La Cour internationale de Justice (CIJ) est l’organe judiciaire principal de l’Organisation des Nations Unies (ONU). Elle a une double mission : régler conformément au droit international les différends d’ordre juridique qui lui sont soumis par les Etats membres des Nations Unies et donner des avis consultatifs sur les questions juridiques que peuvent lui poser les organes ou institutions spécialisées de l’ONU autorisés à le faire. Ce court film, disponible en plusieurs langues, présente ses principales caractéristiques. Fichier libre de droits pour un usage éditorial ou éducatif à but non lucratif (usage commercial interdit). Partage encouragé. Pour de plus amples informations: 🤍icj-cij.org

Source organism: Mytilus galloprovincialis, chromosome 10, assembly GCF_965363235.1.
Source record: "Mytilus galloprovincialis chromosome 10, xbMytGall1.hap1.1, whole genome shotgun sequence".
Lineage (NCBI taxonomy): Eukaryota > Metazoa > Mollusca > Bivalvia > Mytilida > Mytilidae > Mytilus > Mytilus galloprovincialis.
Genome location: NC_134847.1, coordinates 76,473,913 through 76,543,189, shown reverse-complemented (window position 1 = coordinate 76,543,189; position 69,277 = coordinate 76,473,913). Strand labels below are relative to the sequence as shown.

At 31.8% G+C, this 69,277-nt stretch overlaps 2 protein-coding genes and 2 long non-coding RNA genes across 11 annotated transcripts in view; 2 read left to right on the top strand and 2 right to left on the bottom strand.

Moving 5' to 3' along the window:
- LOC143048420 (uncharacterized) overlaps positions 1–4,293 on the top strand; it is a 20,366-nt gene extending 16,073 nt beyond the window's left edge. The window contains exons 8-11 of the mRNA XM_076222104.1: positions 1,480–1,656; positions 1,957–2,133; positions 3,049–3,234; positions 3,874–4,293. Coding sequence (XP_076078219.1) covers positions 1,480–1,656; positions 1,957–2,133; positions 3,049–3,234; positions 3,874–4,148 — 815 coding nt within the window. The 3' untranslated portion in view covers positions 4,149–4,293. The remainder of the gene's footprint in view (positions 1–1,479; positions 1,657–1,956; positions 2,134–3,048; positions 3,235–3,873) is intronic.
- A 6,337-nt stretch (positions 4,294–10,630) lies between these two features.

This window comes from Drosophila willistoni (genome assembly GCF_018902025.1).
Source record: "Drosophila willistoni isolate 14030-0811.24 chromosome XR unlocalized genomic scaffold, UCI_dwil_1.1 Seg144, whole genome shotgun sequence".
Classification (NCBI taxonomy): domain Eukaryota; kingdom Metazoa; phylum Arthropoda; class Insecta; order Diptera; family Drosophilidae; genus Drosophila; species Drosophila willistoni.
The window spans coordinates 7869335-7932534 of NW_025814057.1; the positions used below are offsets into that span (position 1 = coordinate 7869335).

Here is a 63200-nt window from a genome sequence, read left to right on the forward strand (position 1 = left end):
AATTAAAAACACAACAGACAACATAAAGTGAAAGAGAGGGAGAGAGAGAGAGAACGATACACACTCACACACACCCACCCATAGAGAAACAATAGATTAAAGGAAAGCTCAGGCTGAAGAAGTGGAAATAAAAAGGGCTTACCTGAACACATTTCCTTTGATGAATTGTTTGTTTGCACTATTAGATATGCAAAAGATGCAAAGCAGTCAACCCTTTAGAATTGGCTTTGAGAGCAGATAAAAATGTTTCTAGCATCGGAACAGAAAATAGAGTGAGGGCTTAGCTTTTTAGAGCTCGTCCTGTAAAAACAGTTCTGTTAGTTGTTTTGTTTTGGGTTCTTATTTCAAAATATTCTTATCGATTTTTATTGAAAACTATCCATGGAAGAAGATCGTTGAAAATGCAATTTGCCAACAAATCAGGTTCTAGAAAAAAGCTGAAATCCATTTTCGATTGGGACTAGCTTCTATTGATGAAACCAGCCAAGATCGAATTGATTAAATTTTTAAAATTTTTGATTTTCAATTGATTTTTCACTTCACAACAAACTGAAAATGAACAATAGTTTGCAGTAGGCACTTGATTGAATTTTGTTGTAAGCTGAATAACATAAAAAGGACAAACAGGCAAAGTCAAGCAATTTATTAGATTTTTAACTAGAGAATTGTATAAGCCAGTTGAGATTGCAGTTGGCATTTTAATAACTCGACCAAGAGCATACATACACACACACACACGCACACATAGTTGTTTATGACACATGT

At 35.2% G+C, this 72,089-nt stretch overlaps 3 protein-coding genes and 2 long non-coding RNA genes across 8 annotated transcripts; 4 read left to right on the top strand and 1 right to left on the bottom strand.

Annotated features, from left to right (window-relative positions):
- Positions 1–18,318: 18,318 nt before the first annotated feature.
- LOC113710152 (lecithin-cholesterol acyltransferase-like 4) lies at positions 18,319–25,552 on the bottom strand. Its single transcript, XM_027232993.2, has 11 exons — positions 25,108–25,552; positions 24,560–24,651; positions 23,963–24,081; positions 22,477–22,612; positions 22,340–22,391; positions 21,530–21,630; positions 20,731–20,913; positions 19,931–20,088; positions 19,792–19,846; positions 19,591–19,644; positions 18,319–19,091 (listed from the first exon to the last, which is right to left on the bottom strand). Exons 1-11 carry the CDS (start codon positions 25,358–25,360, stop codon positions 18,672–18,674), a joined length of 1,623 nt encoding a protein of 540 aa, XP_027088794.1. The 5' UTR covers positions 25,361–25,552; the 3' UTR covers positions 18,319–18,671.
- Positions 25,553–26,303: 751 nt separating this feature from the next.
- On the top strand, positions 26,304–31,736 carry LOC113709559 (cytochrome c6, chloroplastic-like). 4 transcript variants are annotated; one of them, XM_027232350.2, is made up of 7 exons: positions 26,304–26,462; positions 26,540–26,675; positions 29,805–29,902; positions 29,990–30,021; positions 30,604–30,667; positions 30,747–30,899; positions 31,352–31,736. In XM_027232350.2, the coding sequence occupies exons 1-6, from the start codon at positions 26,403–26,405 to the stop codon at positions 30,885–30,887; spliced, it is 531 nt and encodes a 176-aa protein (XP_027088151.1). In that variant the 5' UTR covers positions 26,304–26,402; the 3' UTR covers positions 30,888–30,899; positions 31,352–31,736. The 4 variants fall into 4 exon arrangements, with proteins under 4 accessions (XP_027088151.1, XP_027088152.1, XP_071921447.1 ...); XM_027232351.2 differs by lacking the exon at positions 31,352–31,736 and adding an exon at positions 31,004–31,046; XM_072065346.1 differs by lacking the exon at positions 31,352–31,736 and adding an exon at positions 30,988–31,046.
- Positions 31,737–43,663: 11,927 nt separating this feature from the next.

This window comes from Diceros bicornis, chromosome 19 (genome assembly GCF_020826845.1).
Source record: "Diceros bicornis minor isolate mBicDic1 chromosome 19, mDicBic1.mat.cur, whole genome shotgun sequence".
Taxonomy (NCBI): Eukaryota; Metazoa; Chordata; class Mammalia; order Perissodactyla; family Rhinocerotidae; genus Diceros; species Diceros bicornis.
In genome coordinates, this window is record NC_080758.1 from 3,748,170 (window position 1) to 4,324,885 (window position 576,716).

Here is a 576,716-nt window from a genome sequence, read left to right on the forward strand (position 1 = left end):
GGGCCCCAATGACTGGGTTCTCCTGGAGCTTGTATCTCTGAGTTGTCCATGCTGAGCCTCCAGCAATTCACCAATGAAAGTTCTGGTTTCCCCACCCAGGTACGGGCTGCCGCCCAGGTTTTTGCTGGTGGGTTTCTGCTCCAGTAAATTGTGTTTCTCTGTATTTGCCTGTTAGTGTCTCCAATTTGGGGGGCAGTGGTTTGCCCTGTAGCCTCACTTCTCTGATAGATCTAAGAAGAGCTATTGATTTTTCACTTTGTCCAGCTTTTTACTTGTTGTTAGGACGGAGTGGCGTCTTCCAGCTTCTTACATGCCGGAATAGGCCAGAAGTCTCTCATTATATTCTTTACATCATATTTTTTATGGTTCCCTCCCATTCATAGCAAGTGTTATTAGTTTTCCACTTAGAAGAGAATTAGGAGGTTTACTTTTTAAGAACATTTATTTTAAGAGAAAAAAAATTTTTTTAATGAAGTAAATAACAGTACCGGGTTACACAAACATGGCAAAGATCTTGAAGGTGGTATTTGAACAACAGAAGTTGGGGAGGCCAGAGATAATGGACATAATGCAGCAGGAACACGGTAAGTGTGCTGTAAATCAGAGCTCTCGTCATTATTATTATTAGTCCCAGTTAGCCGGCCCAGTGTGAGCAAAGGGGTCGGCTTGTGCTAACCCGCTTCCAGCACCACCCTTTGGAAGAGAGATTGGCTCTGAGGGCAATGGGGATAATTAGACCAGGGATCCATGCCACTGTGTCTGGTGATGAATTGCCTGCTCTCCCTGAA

The International Court of Justice (ICJ) delivers its Order on the request for provisional measures made by The Gambia in the case concerning Application of the Convention on the Prevention and Punishment of the Crime of Genocide (The Gambia v. Myanmar) La CIJ rend son ordonnance en l’affaire Gambie c. Myanmar (mesures conservatoires). Screenshot Credit: UN Photo/ICJ-CIJ/Frank van Beek Learn More: 🤍 တရားသူႀကီးမ်ား၊ ေရွ႕ေနမ်ားႏွင့္ အစိုးရေရွ႕ေနမ်ား၏ လြတ္လပ္မႈႏွင့္ တာ၀န္ယူမႈဆိုင္ရာ ႏိုင္ငံတကာ စည္းမ်ဥ္းမ်ား 🤍 The Court begins by recalling that, on 11 November 2019, The Gambia filed in the Registry of the Court an Application instituting proceedings against Myanmar concerning alleged violations of the Convention on the Prevention and Punishment of the Crime of Genocide of 9 December 1948 (hereinafter the “Genocide Convention” or the “Convention”). The Application contained a Request for the indication of provisional measures, submitted pursuant to Article 41 of the Statute and Articles 73, 74 and 75 of the Rules of Court with a view to preserving the rights The Gambia claims under the Convention, pending the Court’s final decision in the case. I. PRIMA FACIE JURISDICTION (PARAS. 16-38) 1. General introduction (paras. 16-19) The Court notes that Article IX of the Genocide Convention makes its jurisdiction conditional on the existence of a dispute relating to the interpretation, application or fulfilment of the said instrument, and that it must therefore determine prima facie the existence of such a dispute between the Parties. It observes that, in principle, the date for determining the existence of a dispute is the date on which the application is submitted. First, Myanmar having argued that there was no dispute between the Parties in view of the fact that the proceedings before the Court were instituted by The Gambia not on its own behalf but rather as a “proxy” and “on behalf of” the Organisation of Islamic Cooperation (“OIC”), in circumvention of Article 34 of the Statute, the Court notes that the Applicant instituted proceedings in its own name, and that it maintains that it has a dispute with Myanmar regarding its own rights under the Convention. In the view of the Court, the fact that The Gambia may have sought and obtained the support of other States or international organizations in its endeavour to seise the Court does not preclude the existence between the Parties of a dispute relating to the Genocide Convention. Turning to the question of whether there was a dispute between the Parties at the time of the filing of the Application, the Court notes that, on 8 August 2019, the Independent International Fact-Finding Mission on Myanmar established by the Human Rights Council of the United Nations (hereinafter the “Fact-Finding Mission”) published a report which affirmed its previous conclusion “that Myanmar incurs State responsibility under the prohibition against genocide” and welcomed the efforts of The Gambia, Bangladesh and the OIC to pursue a case against Myanmar before the Court under the Genocide Convention. The Court further notes that, on 26 September 2019, The Gambia stated during the general debate of the seventy-fourth session of the General Assembly of the United Nations that it was ready to lead concerted efforts to take the Rohingya issue to the International Court of Justice, and that Myanmar delivered an address two days later, characterizing the Fact-Finding Mission reports as “biased and flawed, based not on facts but on narratives”. In the Court’s view, these statements suggested the existence of a divergence of views concerning the events which allegedly took place in Rakhine State in relation to the Rohingya. In addition, the Court takes into account The Gambia’s Note Verbale of 11 October 2019, in which it stated that it understood Myanmar to be in ongoing breach of its obligations under the Genocide Convention and under customary international law and insisted that Myanmar take all necessary actions to comply with these obligations. In light of the gravity of the allegations made in this Note Verbale, the Court considers that the lack of response may be another indication of the existence of a dispute between the Parties. Read More: 🤍